NEW DELHI: Three years after JNU student Najeeb Ahmed went missing, his mother Fatima Nafees appealed to the government on Tuesday to bring him back and alleged that the investigative agencies are not doing enough.
Ahmed had gone missing from the Mahi-Mandvi hostel of the Jawaharlal Nehru University (JNU) here on October 15, 2016, following a scuffle the previous night with some students allegedly affiliated to the Akhil Bharatiya Vidyarthi Parishad (ABVP).
The case was initially being probed by the Delhi Police but was later transferred to the Central Bureau of Investigation (CBI) which had filed a closure report.
Nafees was also joined by Kavitha Lankesh, sister of slain journalist Gauri Lankesh, Tabrez Ansari's wife, author Arundhati Roy and prominent lawyer Prashant Bhushan, along with scores of students from JNU, Jamia and other universities at Jantar Mantar .
Nafees thanked the students who turned up to voice their support for her.
"It is a slap on the face of the government that not only students from Delhi but also from all over India have turned up to support me. These students will do the country proud in the entire world," she said.
She said she has only one appeal after three years and that is to get her son back.
"The investigating agencies say they have done everything but they only followed what the court asked them to do. They did not even investigate the case. I just want my son back," she said.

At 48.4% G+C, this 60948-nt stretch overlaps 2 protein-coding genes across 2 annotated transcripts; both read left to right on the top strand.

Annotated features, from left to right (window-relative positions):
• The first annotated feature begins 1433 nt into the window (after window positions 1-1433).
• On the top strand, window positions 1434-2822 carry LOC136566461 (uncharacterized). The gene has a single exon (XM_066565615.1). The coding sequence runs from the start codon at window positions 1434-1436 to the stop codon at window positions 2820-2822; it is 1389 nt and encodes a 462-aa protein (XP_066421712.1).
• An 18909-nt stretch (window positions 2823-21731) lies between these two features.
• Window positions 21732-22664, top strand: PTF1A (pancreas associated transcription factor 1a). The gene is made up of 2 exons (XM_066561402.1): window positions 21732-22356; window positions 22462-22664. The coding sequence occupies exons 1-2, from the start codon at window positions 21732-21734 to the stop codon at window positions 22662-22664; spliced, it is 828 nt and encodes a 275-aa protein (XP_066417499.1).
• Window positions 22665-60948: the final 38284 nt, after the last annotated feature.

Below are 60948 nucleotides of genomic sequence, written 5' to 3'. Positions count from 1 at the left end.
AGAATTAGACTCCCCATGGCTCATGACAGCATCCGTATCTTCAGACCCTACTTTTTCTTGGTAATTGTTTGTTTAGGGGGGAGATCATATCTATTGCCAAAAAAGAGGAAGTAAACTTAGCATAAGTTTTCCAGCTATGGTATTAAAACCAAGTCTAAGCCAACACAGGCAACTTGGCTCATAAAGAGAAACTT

Roy raised the issue of Tabrez Ansari's killing.
Ansari (24) was thrashed by a mob for alleged theft in Jharkhand's Saraikela- Kharsawan. Videos showing Ansari being beaten up while tied to a pole had gone viral. His tormentors were seen forcing him to chant "Jai Shri Ram" and "Jai Hanuman".
"All the institutions- court, police are responsible for Tabrez's killing. He was killed by the institutions of the country. Poor children are selling flags and 'My country is great statues' but our country is not great. We have to work hard to achieve greatness," Roy said.
Lankesh's sister concurred with Roy and said she was present to express solidarity for a democratic and secular nation.
"As a mother of a 15-year-old child, I can understand the pain Fatima must be going through, not knowing where her son is for the last three years. My sister Gauri was shot dead because she wanted a secular nation. I am here to express solidarity for a democratic and secular nation where nobody should be scared," she said.